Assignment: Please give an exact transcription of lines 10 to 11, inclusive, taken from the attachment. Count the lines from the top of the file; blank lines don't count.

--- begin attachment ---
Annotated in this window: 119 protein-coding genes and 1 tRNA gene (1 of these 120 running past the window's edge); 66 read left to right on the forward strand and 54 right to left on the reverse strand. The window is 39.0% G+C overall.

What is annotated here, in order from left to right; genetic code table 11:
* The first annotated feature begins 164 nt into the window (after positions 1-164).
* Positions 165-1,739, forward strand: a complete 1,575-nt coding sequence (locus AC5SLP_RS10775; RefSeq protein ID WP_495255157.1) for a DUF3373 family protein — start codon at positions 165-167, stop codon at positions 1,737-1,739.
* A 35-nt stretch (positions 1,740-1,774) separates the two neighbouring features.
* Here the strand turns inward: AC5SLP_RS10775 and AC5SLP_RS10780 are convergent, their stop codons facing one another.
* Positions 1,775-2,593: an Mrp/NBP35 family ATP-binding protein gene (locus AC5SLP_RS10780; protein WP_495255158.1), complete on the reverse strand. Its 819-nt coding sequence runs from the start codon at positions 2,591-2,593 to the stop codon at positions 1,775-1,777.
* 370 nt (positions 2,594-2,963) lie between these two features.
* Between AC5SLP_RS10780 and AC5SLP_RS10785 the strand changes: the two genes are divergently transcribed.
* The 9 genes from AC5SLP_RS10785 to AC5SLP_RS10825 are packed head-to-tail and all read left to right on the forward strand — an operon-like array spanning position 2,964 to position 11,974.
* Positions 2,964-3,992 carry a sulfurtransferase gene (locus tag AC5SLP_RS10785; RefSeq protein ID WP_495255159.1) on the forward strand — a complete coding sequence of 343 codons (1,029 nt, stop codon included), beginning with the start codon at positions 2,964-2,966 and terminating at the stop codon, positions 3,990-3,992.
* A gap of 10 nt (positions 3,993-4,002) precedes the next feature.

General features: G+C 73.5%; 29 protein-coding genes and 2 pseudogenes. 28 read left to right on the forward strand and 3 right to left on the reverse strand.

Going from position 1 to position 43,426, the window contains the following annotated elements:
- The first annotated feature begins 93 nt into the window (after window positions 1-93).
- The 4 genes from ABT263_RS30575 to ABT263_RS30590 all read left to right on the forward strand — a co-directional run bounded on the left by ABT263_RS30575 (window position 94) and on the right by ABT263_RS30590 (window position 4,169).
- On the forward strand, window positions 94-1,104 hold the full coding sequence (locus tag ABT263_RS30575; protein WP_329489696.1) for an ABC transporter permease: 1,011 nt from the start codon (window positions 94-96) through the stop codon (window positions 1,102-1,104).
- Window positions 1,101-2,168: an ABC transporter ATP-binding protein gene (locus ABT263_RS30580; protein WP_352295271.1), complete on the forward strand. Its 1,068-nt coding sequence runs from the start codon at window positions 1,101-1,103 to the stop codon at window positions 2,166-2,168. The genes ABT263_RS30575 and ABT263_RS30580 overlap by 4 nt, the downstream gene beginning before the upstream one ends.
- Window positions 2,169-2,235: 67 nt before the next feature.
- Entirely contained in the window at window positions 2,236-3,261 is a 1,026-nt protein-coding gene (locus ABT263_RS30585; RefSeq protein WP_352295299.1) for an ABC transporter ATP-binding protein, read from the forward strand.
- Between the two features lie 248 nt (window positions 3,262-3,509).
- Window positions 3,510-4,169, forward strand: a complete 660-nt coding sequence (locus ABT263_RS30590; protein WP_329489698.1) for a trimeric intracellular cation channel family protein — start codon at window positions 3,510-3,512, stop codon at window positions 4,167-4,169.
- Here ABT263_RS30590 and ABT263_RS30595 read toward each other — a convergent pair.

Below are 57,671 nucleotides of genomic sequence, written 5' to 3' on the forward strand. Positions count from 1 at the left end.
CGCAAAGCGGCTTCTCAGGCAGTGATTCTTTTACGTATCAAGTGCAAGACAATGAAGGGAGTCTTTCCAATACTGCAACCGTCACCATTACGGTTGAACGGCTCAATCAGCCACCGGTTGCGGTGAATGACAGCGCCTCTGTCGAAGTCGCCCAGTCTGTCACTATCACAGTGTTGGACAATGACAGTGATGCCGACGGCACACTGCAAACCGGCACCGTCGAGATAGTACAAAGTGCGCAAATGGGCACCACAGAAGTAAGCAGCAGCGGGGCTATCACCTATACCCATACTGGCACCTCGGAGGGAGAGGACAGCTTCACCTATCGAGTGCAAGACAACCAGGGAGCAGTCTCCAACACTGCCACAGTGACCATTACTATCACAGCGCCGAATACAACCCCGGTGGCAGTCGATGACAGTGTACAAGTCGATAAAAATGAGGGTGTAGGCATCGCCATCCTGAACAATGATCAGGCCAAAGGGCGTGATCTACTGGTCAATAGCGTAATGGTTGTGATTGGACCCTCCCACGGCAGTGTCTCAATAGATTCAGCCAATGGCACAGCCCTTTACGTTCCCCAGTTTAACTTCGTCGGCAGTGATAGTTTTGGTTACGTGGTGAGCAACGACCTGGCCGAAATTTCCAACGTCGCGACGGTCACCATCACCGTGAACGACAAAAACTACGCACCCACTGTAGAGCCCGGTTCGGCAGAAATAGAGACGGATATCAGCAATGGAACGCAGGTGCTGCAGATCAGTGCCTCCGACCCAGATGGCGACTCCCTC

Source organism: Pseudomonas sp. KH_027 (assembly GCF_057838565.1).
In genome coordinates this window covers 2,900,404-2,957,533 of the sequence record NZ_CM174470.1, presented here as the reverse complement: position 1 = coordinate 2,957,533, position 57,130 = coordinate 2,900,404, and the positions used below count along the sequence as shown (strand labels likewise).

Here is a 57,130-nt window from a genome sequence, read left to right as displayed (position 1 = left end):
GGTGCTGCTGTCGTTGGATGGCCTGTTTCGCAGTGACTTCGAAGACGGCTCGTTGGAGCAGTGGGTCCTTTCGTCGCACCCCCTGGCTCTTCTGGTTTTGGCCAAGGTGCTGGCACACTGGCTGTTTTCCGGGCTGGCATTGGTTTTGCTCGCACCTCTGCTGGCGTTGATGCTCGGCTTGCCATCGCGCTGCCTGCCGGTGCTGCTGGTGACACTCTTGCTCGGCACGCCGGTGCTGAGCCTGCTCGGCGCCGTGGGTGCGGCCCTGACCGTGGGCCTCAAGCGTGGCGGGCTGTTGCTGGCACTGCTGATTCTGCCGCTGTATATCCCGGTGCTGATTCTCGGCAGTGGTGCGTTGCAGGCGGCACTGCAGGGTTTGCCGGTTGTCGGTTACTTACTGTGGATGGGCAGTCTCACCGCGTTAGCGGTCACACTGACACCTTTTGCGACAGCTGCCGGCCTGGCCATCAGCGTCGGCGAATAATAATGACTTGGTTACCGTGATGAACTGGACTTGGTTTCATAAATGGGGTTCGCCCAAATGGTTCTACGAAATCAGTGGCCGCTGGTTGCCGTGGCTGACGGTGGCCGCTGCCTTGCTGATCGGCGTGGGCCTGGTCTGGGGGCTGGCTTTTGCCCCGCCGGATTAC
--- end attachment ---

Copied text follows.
* The 9 genes from AC5SLP_RS10785 to AC5SLP_RS10825 are packed head-to-tail and all read left to right on the forward strand — an operon-like array spanning position 2,964 to position 11,974.
* Positions 2,964-3,992 carry a sulfurtransferase gene (locus tag AC5SLP_RS10785; RefSeq protein ID WP_495255159.1) on the forward strand — a complete coding sequence of 343 codons (1,029 nt, stop codon included), beginning with the start codon at positions 2,964-2,966 and terminating at the stop codon, positions 3,990-3,992.